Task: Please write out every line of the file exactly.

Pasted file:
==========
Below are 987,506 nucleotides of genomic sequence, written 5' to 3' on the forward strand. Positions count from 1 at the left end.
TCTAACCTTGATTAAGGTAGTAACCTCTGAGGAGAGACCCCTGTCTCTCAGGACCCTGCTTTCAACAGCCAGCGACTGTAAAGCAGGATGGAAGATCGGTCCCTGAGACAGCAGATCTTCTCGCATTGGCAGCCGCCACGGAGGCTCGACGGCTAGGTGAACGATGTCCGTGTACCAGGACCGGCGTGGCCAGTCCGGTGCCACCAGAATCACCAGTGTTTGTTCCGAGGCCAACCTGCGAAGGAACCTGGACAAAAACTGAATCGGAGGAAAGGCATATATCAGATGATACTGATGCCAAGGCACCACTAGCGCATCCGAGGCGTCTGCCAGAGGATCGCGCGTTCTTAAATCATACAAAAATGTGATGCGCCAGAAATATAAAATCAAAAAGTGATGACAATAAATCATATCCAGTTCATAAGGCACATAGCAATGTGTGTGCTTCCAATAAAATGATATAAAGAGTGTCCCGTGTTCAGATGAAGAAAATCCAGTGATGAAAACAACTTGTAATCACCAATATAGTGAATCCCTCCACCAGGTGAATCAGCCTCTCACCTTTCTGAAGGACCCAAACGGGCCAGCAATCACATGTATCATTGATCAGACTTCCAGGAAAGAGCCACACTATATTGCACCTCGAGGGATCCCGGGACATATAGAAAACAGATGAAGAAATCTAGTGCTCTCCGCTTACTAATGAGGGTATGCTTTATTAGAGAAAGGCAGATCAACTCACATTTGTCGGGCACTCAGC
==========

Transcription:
Below are 987,506 nucleotides of genomic sequence, written 5' to 3' on the forward strand. Positions count from 1 at the left end.
TCTAACCTTGATTAAGGTAGTAACCTCTGAGGAGAGACCCCTGTCTCTCAGGACCCTGCTTTCAACAGCCAGCGACTGTAAAGCAGGATGGAAGATCGGTCCCTGAGACAGCAGATCTTCTCGCATTGGCAGCCGCCACGGAGGCTCGACGGCTAGGTGAACGATGTCCGTGTACCAGGACCGGCGTGGCCAGTCCGGTGCCACCAGAATCACCAGTGTTTGTTCCGAGGCCAACCTGCGAAGGAACCTGGACAAAAACTGAATCGGAGGAAAGGCATATATCAGATGATACTGATGCCAAGGCACCACTAGCGCATCCGAGGCGTCTGCCAGAGGATCGCGCGTTCTTAAATCATACAAAAATGTGATGCGCCAGAAATATAAAATCAAAAAGTGATGACAATAAATCATATCCAGTTCATAAGGCACATAGCAATGTGTGTGCTTCCAATAAAATGATATAAAGAGTGTCCCGTGTTCAGATGAAGAAAATCCAGTGATGAAAACAACTTGTAATCACCAATATAGTGAATCCCTCCACCAGGTGAATCAGCCTCTCACCTTTCTGAAGGACCCAAACGGGCCAGCAATCACATGTATCATTGATCAGACTTCCAGGAAAGAGCCACACTATATTGCACCTCGAGGGATCCCGGGACATATAGAAAACAGATGAAGAAATCTAGTGCTCTCCGCTTACTAATGAGGGTATGCTTTATTAGAGAAAGGCAGATCAACTCACATTTGTCGGGCACTCAGC